Tamarind comes from the Tamarind tree – a native of India – or, some argue Africa. Some people call tamarind Indian Date.
Tamarind pulp is a good source of Vitamin B and calcium and is said to aid digestion too.
You use tamarind juice or paste as a sour element in your dishes – the same way you would use lemon or vinegar (and in about the same quantities) – but the taste is different. It is sour and fruity at the same time. It is one of the ingredients in that fabulous sauce – Worcestershire Sauce.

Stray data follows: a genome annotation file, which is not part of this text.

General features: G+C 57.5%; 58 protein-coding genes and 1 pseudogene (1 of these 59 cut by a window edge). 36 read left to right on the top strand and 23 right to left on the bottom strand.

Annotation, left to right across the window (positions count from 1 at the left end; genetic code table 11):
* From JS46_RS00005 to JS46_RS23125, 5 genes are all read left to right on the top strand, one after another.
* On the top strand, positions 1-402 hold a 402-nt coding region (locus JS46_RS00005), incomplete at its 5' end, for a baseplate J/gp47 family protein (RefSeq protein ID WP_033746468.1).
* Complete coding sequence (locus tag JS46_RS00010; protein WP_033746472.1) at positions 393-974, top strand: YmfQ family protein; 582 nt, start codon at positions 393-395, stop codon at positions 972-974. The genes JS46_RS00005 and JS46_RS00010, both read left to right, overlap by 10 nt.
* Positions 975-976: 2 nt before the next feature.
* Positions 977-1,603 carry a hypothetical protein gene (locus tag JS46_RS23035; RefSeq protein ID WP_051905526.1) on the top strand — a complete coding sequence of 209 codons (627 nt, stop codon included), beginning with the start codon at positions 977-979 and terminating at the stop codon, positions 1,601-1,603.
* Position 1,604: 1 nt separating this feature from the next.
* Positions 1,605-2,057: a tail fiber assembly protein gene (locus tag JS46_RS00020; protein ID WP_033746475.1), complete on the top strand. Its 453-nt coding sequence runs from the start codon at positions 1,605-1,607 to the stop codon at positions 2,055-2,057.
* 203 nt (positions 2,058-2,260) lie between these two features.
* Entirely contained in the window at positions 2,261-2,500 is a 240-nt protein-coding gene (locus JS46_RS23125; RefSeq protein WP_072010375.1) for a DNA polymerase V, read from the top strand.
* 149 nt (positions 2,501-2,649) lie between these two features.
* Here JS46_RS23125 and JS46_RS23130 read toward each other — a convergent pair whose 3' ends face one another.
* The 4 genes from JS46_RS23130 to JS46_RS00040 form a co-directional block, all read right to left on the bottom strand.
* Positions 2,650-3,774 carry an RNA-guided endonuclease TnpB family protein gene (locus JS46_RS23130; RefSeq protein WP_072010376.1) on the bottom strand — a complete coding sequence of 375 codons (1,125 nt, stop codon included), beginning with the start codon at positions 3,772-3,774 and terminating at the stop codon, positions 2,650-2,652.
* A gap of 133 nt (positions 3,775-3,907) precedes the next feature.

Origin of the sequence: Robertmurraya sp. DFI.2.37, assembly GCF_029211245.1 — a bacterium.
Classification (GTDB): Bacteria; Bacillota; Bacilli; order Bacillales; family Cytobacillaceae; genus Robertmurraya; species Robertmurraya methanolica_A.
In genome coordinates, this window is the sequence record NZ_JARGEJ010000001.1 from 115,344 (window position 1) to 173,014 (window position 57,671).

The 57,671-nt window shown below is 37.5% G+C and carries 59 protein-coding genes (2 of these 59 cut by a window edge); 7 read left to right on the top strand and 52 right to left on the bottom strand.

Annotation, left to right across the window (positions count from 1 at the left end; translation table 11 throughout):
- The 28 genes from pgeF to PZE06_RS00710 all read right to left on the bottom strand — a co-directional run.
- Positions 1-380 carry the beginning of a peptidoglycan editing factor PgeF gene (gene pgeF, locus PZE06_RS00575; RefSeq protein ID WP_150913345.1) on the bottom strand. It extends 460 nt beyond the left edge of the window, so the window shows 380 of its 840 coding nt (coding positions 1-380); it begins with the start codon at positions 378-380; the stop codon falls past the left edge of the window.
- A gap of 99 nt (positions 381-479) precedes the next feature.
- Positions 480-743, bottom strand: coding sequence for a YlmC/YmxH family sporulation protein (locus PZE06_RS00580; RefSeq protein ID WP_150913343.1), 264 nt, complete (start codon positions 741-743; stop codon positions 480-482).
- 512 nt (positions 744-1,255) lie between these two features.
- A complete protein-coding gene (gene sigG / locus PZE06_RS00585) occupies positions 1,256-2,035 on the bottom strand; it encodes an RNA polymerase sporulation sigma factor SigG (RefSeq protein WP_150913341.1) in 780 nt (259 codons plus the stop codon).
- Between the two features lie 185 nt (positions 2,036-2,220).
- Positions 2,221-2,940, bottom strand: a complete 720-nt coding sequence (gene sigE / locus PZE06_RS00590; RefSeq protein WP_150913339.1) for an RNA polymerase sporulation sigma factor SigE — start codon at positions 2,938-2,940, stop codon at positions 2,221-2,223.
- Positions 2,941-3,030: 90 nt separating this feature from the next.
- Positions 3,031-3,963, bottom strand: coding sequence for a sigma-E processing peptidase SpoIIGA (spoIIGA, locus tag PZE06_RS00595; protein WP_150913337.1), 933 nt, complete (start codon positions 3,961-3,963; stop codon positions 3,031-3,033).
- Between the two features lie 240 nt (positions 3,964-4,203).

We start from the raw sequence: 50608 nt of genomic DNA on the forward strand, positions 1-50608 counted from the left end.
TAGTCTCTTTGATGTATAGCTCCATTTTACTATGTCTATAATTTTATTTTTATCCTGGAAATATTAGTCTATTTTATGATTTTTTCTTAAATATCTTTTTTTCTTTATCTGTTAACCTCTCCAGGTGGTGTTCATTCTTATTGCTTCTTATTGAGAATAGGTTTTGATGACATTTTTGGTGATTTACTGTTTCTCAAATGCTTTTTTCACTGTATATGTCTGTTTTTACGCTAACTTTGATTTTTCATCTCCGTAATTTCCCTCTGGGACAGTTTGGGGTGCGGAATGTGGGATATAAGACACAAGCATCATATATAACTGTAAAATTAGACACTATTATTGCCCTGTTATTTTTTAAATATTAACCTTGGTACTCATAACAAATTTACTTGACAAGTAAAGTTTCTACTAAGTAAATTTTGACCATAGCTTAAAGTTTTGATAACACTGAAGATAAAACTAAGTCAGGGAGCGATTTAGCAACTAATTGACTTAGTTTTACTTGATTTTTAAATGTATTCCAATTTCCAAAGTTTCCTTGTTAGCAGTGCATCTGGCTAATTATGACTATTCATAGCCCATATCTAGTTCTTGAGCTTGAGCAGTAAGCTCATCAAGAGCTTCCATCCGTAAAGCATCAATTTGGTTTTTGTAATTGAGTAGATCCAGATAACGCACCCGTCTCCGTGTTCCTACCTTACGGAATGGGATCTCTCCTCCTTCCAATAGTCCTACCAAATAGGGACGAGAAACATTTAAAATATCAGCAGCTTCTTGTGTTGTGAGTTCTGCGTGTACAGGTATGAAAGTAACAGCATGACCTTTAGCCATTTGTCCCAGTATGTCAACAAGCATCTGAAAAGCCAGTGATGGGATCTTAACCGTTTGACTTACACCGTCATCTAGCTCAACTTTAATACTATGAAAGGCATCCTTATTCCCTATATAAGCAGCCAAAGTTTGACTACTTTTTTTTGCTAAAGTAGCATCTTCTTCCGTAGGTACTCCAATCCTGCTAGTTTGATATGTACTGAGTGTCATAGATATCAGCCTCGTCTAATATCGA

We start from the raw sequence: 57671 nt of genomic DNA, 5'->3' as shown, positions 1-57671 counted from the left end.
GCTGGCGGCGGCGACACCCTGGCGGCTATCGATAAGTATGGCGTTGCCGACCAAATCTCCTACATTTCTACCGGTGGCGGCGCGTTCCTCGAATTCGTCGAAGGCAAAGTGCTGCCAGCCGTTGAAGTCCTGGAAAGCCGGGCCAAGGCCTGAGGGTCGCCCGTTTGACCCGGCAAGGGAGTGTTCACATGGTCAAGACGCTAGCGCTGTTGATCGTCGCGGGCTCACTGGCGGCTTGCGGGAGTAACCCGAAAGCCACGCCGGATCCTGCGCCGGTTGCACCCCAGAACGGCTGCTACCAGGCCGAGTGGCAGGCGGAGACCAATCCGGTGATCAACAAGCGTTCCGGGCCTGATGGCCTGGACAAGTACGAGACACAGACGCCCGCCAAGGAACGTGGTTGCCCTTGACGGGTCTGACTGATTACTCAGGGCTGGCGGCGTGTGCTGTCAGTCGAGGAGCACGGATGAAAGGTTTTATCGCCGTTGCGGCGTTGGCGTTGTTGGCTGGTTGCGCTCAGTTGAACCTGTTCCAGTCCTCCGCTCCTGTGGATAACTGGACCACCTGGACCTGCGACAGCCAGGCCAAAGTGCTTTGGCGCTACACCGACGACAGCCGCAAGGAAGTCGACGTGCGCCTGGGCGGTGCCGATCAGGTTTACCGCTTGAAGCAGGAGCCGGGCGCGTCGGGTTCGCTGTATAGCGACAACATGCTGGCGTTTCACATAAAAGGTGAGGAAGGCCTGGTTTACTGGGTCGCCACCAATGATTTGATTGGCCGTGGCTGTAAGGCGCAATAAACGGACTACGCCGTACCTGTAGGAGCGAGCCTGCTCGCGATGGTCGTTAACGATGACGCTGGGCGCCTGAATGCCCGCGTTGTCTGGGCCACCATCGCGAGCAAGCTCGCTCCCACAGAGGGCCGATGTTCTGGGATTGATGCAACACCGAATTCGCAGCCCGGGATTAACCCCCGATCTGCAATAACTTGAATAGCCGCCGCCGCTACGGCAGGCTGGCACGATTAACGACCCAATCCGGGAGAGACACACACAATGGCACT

Tamarind is high in acid, sugar and pectin – so is useful for jams and chutneys.
Curries benefit from the addition of tamarind.
You need to soak your paste in hot water before adding it to dishes.
My recipe using tamarind – Gordon's Chicken Wings
BIBLIOGRAPHY - with thanks to Auckland Libraries
Cook's Encyclopaedia of Spices by Sallie Morris & Lesley Mackley
Discovering Vegetables, Herbs & Spices by Susanna Lyle
Spice Market by Jane Lawson
Spicery by Ian & Elizabeth Hemphill
Spices & Natural Flavourings by Jennifer Mulherin
Spices by Sophie Grigson
Spices Condiments and Seasonings by Kenneth T Farrell
Spices, Salt and Aromatics in the English Kitchen by Elizabeth David
The Cook's Companion by Stephanie Alexander